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Allow typeof<Module> or something equivalent #730

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Frassle opened this Issue Mar 30, 2019 · 7 comments

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Frassle commented Mar 30, 2019

Allow typeof<Module> or something equivalent

I propose a mechanism is added to allow us to get the CLR type of a module as easily as it is for normal types with typeof<>.

This is to solve two recurring situations we have in our code base that we currently have to workaround.

The first is logger factory methods expect a CLR type to be passed in to set their context. We currently workaround this by declaring a private dummy types in modules so that we can do typeof.GetDeclaringType() to get the module type to pass to the logger.

The second is reflection based tests that check our api hasn't changed between builds, most of our tests just do typeof.Assembly to pass to the api checker, but projects with only modules in them have to instead Assembly.Load("Module").

Initial ideas for this are to somehow extend typeof<> to allow module names to be passed in, or via a new keyword like moduleof<>.

Pros and Cons

The advantages of making this adjustment to F# are we'll no longer need workarounds to get the CLR type of modules. This would trim a significant amount of boilerplate, and also stop new F#ers hitting this confusing limitation.

The disadvantages of making this adjustment to F# are that this may be a breaking change based on how it's decided to implement it.

Extra information

Estimated cost (XS, S, M, L, XL, XXL): S-M

Related suggestions: I found no related suggestions.

Affidavit (please submit!)

Please tick this by placing a cross in the box:

  • This is not a question (e.g. like one you might ask on stackoverflow) and I have searched stackoverflow for discussions of this issue
  • I have searched both open and closed suggestions on this site and believe this is not a duplicate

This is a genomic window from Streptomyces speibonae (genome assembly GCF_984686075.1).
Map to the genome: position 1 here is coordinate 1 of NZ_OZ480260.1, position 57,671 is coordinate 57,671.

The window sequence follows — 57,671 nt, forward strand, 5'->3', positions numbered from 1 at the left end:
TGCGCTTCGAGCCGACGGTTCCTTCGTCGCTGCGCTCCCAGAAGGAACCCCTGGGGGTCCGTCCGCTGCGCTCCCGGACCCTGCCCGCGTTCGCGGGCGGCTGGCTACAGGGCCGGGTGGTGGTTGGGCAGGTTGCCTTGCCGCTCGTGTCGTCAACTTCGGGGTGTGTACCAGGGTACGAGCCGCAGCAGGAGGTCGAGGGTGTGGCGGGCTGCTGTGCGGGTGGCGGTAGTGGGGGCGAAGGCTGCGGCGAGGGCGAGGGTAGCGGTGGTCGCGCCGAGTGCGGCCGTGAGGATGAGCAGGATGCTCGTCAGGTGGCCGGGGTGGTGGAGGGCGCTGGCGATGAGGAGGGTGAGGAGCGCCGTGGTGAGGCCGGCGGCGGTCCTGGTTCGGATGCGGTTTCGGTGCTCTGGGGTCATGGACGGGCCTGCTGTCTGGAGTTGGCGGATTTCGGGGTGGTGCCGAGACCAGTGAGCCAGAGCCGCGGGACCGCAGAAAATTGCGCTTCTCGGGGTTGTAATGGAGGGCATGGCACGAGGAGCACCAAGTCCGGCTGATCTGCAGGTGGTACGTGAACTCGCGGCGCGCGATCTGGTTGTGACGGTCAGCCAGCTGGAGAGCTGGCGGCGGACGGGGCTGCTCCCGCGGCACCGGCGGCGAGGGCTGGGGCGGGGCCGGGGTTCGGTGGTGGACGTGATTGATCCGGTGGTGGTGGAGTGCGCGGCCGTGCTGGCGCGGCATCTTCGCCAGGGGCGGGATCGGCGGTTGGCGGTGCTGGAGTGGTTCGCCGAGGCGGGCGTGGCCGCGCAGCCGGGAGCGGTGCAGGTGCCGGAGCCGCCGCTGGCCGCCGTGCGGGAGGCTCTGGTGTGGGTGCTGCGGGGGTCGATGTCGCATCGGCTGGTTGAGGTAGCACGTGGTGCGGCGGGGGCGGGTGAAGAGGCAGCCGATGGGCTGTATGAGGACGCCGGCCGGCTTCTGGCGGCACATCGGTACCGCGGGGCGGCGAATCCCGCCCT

• This is not something which has obviously "already been decided" in previous versions of F#. If you're questioning a fundamental design decision that has obviously already been taken (e.g. "Make F# untyped") then please don't submit it.

Please tick all that apply:

  • This is not a breaking change to the F# language design
  • I or my company would be willing to help implement and/or test this
@7sharp9

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7sharp9 commented Mar 31, 2019

@Rickasaurus

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Rickasaurus commented Apr 4, 2019

Yes please. I've wanted this for so long.

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7sharp9 commented Apr 4, 2019

@Tarmil

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Tarmil commented Apr 5, 2019

Of course, there's potential ambiguity if you have both a module and a type with the same full name.

A possible syntax to disambiguate could be typeof<module Foo>. In fact, we could even introduce <module Foo> as a valid syntax to pass a module as type parameter in any context. Although I doubt it would be used much for anything else than typeof.

Another solution would be to use typeof<FooModule>, but that feels like exposing a quasi-implementation detail.

@FraserWaters-GR

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FraserWaters-GR commented Apr 5, 2019

@Tarmil I thought it was no longer the case that module types always ended with Module? That's only added if there's a clash with another type now isn't it?

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Tarmil commented Apr 5, 2019

@FraserWaters-GR More specifically, what happens is that if there's a clash, it used to be a compile error and you had to add an attribute that appends Module, and now Module is appended automatically. And if there is no clash, then Module isn't (and never was) appended automatically.

And yeah, that's why I think handling clashes with typeof<FooModule> is a worse solution than always using a different syntax for types and modules: typeof<FooModule> means you'd have to do something different depending on whether there's a clash or not. I just mentioned the possibility for completeness.

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Frassle commented Apr 7, 2019

Allowing "module Foo" in locations that expect a type would solve this. I guess it opens up the possibility that someone might try to declare a value of a module (i.e. let odd (x : module Foo) = ...), could it be restricted to allowed only in generic parameters that would also allow it for other reflection based methods, like things such as GetLogger<T>

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